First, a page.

56. Shapiro, T., Meschede, T., & Osoro, S. (2013). The roots of the widening racial wealth gap: Explaining the black-white economic divide. Boston, MA: Institute on Assets and Social Policy. Accessed on August 15, 2015, from http://iasp.brandeis.edu/pdfs/Author/shapiro-thomas-m/racialwealthgapbrief.pdf.
  57. Sharkey, P. (2013). Stuck in place: Urban neighborhoods and the end of progress toward racial equality. Chicago: The University of Chicago Press.CrossRefGoogle Scholar
  58. Small, M., Harding, D., & Lamont, M. (2010). Reconsidering culture and poverty. Annals of the American Academy of Political and Social Science, 629(1), 6–27.CrossRefGoogle Scholar
  59. Smith, J. P. (1995). Racial and ethnic differences in wealth in the health and retirement study. Journal of Human Resources, 30, S158–S183.CrossRefGoogle Scholar
  60. Smith, J. P. (1999). Healthy bodies and thick wallets: The dual relation between health and economic status. Journal of Economic Perspectives, 13(2), 145–166.CrossRefGoogle Scholar
  61. St. Clair, P., Bugliari, D., Campbell, N., Chien, S., Hayden, O., & Hurd, M. (2011). RAND HRS data documentation, Version L. Santa Monica, CA: RAND Center for the Study of Aging.Google Scholar
  62. Thomas, H., Boguslaw, J., Chaganti, S., Atkinson, A., & Shapiro, T. (2013). Employment capital: How work builds and protects family wealth and security. Leveraging Mobility Series. Waltham: Institute on Assets and Social Policy. Accessed on December 1, 2015, from https://iasp.brandeis.edu/pdfs/2013/Employment.pdf.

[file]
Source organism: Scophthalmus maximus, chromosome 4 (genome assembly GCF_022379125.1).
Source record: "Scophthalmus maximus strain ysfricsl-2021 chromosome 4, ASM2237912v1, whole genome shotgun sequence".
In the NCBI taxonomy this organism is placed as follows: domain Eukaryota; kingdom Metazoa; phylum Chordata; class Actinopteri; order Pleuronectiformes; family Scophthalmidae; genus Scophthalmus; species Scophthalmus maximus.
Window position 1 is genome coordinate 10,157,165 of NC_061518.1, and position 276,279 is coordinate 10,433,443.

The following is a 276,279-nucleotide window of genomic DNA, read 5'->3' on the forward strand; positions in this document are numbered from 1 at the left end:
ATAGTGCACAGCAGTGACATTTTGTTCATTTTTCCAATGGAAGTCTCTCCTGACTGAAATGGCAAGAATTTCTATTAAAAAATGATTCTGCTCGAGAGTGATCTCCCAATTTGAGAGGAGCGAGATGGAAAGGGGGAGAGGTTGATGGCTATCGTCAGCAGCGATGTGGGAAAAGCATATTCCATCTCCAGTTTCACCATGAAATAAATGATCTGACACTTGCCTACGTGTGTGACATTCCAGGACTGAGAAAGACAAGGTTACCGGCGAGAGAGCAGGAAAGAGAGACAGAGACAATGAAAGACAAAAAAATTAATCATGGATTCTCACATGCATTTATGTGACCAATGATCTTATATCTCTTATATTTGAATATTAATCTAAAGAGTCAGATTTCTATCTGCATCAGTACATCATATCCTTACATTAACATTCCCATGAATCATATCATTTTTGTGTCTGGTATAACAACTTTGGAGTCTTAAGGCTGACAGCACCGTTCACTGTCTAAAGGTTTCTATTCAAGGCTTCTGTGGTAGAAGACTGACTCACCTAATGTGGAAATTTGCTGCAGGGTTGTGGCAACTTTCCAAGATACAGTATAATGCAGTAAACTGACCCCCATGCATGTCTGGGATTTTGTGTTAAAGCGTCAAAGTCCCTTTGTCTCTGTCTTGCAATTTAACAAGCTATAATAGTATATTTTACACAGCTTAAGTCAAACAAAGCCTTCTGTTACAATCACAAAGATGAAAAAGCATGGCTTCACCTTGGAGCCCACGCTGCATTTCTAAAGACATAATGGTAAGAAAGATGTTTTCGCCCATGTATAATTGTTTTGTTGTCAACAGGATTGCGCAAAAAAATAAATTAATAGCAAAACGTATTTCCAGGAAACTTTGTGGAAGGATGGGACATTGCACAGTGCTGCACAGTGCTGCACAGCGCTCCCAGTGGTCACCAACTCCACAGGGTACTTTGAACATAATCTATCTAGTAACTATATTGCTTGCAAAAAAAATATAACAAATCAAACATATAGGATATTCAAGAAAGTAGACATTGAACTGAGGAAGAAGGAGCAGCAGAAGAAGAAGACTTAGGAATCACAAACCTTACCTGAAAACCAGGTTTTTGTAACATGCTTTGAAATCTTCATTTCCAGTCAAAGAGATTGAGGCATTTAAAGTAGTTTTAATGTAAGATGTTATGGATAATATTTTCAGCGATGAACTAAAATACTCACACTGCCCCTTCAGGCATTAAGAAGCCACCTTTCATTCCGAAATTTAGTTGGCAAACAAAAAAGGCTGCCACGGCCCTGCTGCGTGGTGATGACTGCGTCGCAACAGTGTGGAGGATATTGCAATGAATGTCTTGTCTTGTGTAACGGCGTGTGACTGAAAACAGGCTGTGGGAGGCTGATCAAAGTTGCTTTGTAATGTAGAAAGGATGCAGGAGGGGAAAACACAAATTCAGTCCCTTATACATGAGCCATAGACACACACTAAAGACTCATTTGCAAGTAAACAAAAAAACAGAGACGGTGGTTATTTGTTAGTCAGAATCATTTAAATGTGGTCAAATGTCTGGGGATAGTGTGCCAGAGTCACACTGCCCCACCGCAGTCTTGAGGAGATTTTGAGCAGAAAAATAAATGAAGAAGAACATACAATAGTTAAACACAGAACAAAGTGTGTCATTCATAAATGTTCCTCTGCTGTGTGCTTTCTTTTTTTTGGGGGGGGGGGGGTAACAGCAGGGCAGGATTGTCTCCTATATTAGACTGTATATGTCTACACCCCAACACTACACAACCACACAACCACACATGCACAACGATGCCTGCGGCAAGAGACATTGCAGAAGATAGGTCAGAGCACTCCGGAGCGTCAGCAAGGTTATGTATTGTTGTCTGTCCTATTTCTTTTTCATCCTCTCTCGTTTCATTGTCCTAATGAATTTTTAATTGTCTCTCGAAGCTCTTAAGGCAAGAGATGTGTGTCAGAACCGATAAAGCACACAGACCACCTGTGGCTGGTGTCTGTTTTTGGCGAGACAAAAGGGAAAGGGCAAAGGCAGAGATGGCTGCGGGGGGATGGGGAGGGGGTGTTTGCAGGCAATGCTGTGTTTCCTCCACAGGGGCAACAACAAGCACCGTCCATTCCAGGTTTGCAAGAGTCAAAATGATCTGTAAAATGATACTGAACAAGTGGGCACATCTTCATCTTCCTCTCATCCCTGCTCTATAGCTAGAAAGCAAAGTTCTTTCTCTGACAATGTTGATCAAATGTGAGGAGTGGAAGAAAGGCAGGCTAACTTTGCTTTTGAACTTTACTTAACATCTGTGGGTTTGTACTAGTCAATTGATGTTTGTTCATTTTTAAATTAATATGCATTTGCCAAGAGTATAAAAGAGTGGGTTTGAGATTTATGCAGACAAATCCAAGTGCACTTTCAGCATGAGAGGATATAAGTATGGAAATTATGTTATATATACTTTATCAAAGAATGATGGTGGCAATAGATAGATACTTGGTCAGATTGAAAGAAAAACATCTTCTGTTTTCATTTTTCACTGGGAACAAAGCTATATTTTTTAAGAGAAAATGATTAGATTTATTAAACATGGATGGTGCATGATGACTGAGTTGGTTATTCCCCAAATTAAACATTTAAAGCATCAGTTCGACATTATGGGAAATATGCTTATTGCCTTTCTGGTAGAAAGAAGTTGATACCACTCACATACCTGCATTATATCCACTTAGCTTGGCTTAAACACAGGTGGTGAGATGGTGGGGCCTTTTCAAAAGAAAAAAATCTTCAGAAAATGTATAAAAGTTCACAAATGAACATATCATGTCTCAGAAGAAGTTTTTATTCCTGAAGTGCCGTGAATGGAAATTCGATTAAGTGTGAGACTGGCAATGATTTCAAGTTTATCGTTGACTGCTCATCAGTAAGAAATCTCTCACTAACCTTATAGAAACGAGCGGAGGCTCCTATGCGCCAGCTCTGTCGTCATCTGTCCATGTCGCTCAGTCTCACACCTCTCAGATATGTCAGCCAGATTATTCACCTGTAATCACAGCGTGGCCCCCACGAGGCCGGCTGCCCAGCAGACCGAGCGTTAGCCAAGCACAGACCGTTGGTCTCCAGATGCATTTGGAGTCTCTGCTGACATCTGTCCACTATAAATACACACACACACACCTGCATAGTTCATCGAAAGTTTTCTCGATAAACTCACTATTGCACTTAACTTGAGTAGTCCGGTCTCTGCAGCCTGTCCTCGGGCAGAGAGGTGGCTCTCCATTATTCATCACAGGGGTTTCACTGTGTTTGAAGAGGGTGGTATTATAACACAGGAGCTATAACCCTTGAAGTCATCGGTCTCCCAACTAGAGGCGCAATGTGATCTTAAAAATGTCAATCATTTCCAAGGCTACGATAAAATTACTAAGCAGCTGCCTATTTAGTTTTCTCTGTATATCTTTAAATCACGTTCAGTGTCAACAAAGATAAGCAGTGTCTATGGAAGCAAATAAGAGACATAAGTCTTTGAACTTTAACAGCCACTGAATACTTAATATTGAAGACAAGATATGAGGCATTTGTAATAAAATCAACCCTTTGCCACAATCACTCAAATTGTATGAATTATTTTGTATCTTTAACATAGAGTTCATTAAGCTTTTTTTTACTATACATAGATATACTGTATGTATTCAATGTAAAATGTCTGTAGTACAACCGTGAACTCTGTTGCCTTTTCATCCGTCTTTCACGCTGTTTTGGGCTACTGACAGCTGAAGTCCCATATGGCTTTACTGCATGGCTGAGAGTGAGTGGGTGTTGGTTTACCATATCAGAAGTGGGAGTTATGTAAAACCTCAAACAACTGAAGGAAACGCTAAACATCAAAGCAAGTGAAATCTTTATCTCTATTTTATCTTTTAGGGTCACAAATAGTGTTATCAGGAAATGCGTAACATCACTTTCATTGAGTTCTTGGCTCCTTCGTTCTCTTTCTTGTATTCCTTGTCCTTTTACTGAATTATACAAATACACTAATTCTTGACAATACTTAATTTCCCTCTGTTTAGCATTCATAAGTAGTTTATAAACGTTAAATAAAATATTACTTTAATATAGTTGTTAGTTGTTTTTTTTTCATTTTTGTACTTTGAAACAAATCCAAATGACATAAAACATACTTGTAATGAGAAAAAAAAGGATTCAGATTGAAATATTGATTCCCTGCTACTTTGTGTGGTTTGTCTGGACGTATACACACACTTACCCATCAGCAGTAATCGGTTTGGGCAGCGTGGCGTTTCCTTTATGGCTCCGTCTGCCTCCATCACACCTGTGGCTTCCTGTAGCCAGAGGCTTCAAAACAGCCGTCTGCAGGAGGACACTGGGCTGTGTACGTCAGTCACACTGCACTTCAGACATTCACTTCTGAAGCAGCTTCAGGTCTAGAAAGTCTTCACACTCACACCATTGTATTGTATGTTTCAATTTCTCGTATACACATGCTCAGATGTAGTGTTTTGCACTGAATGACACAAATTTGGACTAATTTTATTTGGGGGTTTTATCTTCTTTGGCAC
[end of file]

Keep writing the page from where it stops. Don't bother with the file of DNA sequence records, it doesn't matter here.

63. Thomas, H., Meschede, T., Mann, A., Boguslaw, J., & Shapiro, T. (2014a). Web of wealth: Resiliency and opportunity or driver of inequality. Leveraging Mobility Series, no 4. Waltham, MA: Institute on Assets and Social Policy. Accessed on December 1, 2015, from https://iasp.brandeis.edu/pdfs/2014/Web.pdf.
  64. Thomas, H., Meschede, T., Mann, A., Stagg, A., & Shapiro, T. (2014b). Location, location, location: The role neighborhoods play in family wealth and well-being. Leveraging Mobility Series, no. 5. Waltham, MA: Institute on Assets and Social Policy. Accessed on December 1, 2015, from https://iasp.brandeis.edu/pdfs/2014/Location.pdf.
  65. Turner, M. A., Nichols, A., Comey, J., Franks, K., & Price, D. (2012). Benefits of living in high-opportunity neighborhoods: Insights from the moving to opportunity demonstration. Washington, DC: The Urban Institute. Accessed on December 1, 2015, from http://www.urban.org/publications/412648.html.
  66. Turner, M. A., Ross, S. L., Galster, G., & Yinger, J. (2003). Discrimination in metropolitan housing markets: Phase I. Washington, D.C.: The Urban Institute.Google Scholar
  67. Vincent, G. K., & Velkoff, V. A. (2010). The next four decades, the older population in the United States: 2010 to 2050. In Current population reports (pp. 25–1138). Washington, DC: US Census Bureau, US: Government Printing Office.Google Scholar
  68. Williams, D. R., & Mohammed, S. A. (2013). Racism and Health I: Pathways andScientific Evidence. American Behavioral Scientist, 57(8), 1152–1173.CrossRefGoogle Scholar

Copyright information

© Springer Science+Business Media New York 2016

Authors and Affiliations

  1. 1.Department of SociologyVanderbilt UniversityNashvilleUSA

Personalised recommendations